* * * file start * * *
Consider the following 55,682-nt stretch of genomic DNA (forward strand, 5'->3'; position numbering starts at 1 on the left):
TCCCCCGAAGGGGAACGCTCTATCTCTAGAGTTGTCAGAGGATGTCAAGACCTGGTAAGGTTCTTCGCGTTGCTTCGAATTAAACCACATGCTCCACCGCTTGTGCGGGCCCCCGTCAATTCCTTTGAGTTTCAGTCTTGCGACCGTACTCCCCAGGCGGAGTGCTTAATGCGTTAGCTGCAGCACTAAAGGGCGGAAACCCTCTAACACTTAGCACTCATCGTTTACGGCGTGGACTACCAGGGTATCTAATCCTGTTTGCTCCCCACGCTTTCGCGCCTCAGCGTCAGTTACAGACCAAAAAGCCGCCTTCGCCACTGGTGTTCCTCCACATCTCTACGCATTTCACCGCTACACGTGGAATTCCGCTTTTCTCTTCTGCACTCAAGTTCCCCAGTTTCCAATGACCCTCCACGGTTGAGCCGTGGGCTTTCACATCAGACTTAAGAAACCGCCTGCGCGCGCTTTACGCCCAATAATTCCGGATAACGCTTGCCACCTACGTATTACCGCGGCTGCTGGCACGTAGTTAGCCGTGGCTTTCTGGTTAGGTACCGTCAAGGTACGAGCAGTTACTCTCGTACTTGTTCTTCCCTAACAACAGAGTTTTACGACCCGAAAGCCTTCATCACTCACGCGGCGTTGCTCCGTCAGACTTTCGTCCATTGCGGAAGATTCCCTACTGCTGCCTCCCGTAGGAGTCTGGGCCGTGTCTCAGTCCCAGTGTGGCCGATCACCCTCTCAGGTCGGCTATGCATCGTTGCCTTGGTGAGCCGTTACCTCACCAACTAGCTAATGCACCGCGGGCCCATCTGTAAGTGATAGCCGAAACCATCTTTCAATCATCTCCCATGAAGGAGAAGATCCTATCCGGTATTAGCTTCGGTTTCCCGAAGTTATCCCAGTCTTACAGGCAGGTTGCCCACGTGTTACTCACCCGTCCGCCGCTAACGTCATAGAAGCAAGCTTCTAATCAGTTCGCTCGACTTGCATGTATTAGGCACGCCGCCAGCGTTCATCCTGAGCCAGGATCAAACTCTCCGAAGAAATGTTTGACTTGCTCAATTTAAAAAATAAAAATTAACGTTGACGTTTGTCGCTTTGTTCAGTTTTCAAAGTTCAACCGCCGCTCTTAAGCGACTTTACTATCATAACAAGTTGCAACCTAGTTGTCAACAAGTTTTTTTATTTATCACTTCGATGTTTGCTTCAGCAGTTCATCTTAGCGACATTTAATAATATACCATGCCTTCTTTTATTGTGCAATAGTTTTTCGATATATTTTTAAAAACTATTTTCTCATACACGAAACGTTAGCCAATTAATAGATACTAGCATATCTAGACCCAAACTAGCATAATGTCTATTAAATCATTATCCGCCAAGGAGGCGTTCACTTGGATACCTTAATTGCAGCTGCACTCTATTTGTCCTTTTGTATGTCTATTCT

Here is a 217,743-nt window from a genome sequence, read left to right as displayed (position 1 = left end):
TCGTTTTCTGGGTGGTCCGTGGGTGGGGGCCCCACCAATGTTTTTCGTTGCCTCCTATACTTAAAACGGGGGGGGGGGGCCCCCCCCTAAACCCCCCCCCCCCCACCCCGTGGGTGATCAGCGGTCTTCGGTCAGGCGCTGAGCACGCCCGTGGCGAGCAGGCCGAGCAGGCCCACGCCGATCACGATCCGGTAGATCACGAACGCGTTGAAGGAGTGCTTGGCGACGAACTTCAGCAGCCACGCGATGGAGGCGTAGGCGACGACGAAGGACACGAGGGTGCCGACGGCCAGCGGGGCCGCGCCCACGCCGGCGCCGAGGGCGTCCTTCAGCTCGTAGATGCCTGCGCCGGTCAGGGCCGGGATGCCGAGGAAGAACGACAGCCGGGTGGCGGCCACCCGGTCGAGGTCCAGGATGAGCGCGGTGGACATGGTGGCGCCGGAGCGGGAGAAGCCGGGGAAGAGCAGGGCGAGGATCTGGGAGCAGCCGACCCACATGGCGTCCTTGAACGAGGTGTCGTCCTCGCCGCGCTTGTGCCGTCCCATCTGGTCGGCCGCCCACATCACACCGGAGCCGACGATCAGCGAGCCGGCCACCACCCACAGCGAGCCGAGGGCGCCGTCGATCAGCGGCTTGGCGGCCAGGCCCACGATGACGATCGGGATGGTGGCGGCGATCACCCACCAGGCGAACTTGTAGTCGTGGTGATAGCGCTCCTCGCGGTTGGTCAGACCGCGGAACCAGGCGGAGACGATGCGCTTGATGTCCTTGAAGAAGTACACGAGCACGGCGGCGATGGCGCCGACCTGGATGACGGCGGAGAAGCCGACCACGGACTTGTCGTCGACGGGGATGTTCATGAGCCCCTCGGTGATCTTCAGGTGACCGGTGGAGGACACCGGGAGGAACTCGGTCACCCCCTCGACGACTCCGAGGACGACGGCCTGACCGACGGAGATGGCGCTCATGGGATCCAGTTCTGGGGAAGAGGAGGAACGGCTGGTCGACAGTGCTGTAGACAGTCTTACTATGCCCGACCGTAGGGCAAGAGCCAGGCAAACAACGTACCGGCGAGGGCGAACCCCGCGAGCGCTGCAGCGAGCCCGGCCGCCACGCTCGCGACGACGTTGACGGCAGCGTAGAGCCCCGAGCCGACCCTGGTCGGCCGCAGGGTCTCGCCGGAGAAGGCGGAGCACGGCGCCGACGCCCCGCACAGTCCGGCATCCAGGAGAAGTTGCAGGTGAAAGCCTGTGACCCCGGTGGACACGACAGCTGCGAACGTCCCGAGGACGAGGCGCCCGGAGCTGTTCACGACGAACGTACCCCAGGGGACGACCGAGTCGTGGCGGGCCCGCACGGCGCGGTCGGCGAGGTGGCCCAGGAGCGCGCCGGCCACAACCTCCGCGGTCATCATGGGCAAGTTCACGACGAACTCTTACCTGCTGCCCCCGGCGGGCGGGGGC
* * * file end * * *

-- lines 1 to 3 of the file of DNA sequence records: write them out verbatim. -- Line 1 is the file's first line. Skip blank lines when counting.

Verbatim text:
Consider the following 55,682-nt stretch of genomic DNA (forward strand, 5'->3'; position numbering starts at 1 on the left):
TCCCCCGAAGGGGAACGCTCTATCTCTAGAGTTGTCAGAGGATGTCAAGACCTGGTAAGGTTCTTCGCGTTGCTTCGAATTAAACCACATGCTCCACCGCTTGTGCGGGCCCCCGTCAATTCCTTTGAGTTTCAGTCTTGCGACCGTACTCCCCAGGCGGAGTGCTTAATGCGTTAGCTGCAGCACTAAAGGGCGGAAACCCTCTAACACTTAGCACTCATCGTTTACGGCGTGGACTACCAGGGTATCTAATCCTGTTTGCTCCCCACGCTTTCGCGCCTCAGCGTCAGTTACAGACCAAAAAGCCGCCTTCGCCACTGGTGTTCCTCCACATCTCTACGCATTTCACCGCTACACGTGGAATTCCGCTTTTCTCTTCTGCACTCAAGTTCCCCAGTTTCCAATGACCCTCCACGGTTGAGCCGTGGGCTTTCACATCAGACTTAAGAAACCGCCTGCGCGCGCTTTACGCCCAATAATTCCGGATAACGCTTGCCACCTACGTATTACCGCGGCTGCTGGCACGTAGTTAGCCGTGGCTTTCTGGTTAGGTACCGTCAAGGTACGAGCAGTTACTCTCGTACTTGTTCTTCCCTAACAACAGAGTTTTACGACCCGAAAGCCTTCATCACTCACGCGGCGTTGCTCCGTCAGACTTTCGTCCATTGCGGAAGATTCCCTACTGCTGCCTCCCGTAGGAGTCTGGGCCGTGTCTCAGTCCCAGTGTGGCCGATCACCCTCTCAGGTCGGCTATGCATCGTTGCCTTGGTGAGCCGTTACCTCACCAACTAGCTAATGCACCGCGGGCCCATCTGTAAGTGATAGCCGAAACCATCTTTCAATCATCTCCCATGAAGGAGAAGATCCTATCCGGTATTAGCTTCGGTTTCCCGAAGTTATCCCAGTCTTACAGGCAGGTTGCCCACGTGTTACTCACCCGTCCGCCGCTAACGTCATAGAAGCAAGCTTCTAATCAGTTCGCTCGACTTGCATGTATTAGGCACGCCGCCAGCGTTCATCCTGAGCCAGGATCAAACTCTCCGAAGAAATGTTTGACTTGCTCAATTTAAAAAATAAAAATTAACGTTGACGTTTGTCGCTTTGTTCAGTTTTCAAAGTTCAACCGCCGCTCTTAAGCGACTTTACTATCATAACAAGTTGCAACCTAGTTGTCAACAAGTTTTTTTATTTATCACTTCGATGTTTGCTTCAGCAGTTCATCTTAGCGACATTTAATAATATACCATGCCTTCTTTTATTGTGCAATAGTTTTTCGATATATTTTTAAAAACTATTTTCTCATACACGAAACGTTAGCCAATTAATAGATACTAGCATATCTAGACCCAAACTAGCATAATGTCTATTAAATCATTATCCGCCAAGGAGGCGTTCACTTGGATACCTTAATTGCAGCTGCACTCTATTTGTCCTTTTGTATGTCTATTCT

Here is a 217,743-nt window from a genome sequence, read left to right as displayed (position 1 = left end):